India: Defense Projects in the Next Government’s Lap


India: Defense Projects in the Next Government’s Lap


Parliamentary elections are around the corner and the bad news is that almost all the big defense deals are going to be halted. These include tenders for purchase of 126 multirole fighter aircraft, new artillery systems, 197 light helicopters worth $480 million and six submarines worth $10.7 billion.

Ultimately this means, Indian military planners will not receive 126 MMRCA fighter aircraft. The process started with the IAF projecting a requirement to replace the aging MiG-21 fleet. A total of 126 fighters were to join the IAF over a period of 10 years and remain in service for over three decades. The bidders included six leading aviation firms from the US, Europe and Russia. French firm Dassault Aviation emerged as the lowest bidder. But even after two years the contract is yet to be signed. Meanwhile the cost of the aircraft has increased. After quoting a price of Rs 373-Rs 400 crore in January 2012, Dassault is now asking for a cost of Rs746 crore which is significantly higher that the Eurofighter bid for Rs 497-Rs 528 crore. Now with elections around the corner, there is a strong probability that the Defense Ministry may put the deal in cold storage until after the general elections are over in May of this year.

As per the Election Commission’s code of conduct, government departments cannot award new contracts within 45 days of the announcement of an election. Meanwhile Dassault was to provide 18 of the 126 planes in a fly away condition while HAL was to manufacture the other 108 under license in Bangalore. Dassault now claims that it would not be responsible for delays and other problems for planes built in India. This is unacceptable to the Indian authorities who want the French firm to accept responsibility for all the planes produced under its brand. This also gives rise to a tricky question. Would the French continue to provide spare parts and ammunition to India in case of war?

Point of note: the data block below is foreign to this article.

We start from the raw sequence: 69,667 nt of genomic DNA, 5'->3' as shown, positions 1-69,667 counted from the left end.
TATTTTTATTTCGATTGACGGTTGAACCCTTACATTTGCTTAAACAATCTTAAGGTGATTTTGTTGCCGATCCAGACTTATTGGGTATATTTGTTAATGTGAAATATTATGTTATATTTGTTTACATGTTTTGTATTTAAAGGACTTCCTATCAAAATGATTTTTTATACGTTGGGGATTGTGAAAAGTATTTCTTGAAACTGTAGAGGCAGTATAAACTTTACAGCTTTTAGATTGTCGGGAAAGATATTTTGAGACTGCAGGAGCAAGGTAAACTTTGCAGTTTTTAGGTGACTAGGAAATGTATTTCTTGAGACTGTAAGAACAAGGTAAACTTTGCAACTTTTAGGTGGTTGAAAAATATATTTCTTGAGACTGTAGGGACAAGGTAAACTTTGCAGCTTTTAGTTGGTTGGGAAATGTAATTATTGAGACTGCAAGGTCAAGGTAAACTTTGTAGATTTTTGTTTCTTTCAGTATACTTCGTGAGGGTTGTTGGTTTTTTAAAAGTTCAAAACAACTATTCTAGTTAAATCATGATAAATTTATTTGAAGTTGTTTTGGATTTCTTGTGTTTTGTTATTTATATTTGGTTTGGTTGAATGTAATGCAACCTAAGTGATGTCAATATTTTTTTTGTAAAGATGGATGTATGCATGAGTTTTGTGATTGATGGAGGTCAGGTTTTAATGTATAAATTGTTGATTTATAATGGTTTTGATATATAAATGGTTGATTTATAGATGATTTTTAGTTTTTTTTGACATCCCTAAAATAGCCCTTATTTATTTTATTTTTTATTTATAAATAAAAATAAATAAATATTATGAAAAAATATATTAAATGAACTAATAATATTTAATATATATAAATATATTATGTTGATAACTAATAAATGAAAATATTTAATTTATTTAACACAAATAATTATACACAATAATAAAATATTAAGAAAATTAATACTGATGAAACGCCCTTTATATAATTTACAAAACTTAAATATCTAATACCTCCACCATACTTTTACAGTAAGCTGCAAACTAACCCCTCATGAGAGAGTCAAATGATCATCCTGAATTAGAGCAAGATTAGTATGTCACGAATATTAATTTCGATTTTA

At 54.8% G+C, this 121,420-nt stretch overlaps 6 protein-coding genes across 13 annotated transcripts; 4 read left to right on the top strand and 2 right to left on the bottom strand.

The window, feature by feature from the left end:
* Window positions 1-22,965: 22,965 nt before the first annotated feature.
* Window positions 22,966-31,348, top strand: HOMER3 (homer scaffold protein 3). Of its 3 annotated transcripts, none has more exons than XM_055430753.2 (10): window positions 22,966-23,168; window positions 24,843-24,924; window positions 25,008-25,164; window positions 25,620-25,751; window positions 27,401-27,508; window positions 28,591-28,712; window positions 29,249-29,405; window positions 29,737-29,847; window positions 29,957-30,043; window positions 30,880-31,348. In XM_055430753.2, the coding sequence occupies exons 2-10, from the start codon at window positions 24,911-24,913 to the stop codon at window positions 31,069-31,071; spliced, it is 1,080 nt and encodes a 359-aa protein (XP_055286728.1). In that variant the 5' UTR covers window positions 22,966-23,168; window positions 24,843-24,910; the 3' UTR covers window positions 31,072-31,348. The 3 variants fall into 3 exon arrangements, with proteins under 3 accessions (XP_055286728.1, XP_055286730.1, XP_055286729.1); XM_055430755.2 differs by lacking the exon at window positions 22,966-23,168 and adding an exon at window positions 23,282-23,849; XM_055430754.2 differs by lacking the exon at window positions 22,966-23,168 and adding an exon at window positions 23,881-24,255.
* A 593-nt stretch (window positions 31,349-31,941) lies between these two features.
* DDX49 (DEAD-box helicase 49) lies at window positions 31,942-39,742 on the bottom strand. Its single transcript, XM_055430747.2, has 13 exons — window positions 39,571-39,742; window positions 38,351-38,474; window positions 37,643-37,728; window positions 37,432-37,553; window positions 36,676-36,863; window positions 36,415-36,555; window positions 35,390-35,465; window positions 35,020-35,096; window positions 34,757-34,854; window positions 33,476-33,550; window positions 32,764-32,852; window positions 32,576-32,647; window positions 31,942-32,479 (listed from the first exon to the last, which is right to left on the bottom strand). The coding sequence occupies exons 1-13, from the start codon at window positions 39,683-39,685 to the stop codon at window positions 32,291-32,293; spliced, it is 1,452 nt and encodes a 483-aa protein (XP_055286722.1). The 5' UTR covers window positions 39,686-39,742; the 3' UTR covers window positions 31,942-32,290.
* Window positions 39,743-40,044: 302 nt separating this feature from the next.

The delay in the receipt of the MMRCA fighter jets is affecting the IAF’s operational preparedness. The IAF has had to upgrade and extend the operational life of its aging aircrafts. The IAF seemingly has paid a heavy price due to delays. Ever since the cancellation of the AW101 helicopter deal, the government has also put on hold the acquisition of 197 light utility helicopters (LUH) that were to replace the vintage Cheetah/Chetaks. Similarly a $3 billion deal to acquire 56 transport aircraft to replace the antiquated HS-748 and Avro transport aircraft is in limbo. Another deal to purchase six A330 Twin-engine Multirole Tanker Transport Aircraft for midair refueling has been delayed due to the death of a senior official.

Airbus Military is competing with Russian Ilyushin IL 78 Midas for this project. The IAF needs this badly as it can also be used as a transporter for 300 troops and 45 tons cargo or accommodate 130 casualty evacuation stretchers. Against a sanctioned strength of 42 fighter squadrons IAF has only 34 — each with 20 aircraft. Six squadrons are still using aging MiG-21 fighters. This is when all types of MiGs were to be phased out and IAF was supposed to have six Jaguars, three MiG-29, three Mirage 200 and 14 Sukhoi Su-30 squadrons by 2018-20. Even if the first of the 18 MMRCAs are delivered in 2015, the remaining 108 aircraft made in India will not be available for quite some time. This means that the air force is not likely to have the desired combat strength of 50 squadrons to fight a hypothetical two front war for another decade or more.

Also stuck in the pipeline are contracts with Boeing – for 22 AH-64 Apache attack helicopters; 12 CH-47F Chinook multi-mission helicopters; a billion-dollar repeat order for four P-8I maritime aircraft, 10 C-17 Globemaster III worth $4 billion and $3-billion deal to purchase Honeywell engines to extend the service life of 100-odd Jaguars. One of the top priorities before the new government will be to resolve the MMCRA deadlock as well as sign the $1.4 billion contract for 22 Apache attack helicopters and $1 billion contract for 15 Chinook heavy-lift helicopters.

one comment

True. This is an inherent strength or failure of democracy that governments that follow inherit the good or bad deeds od their predecessors. These defense deals you talk about are no different.

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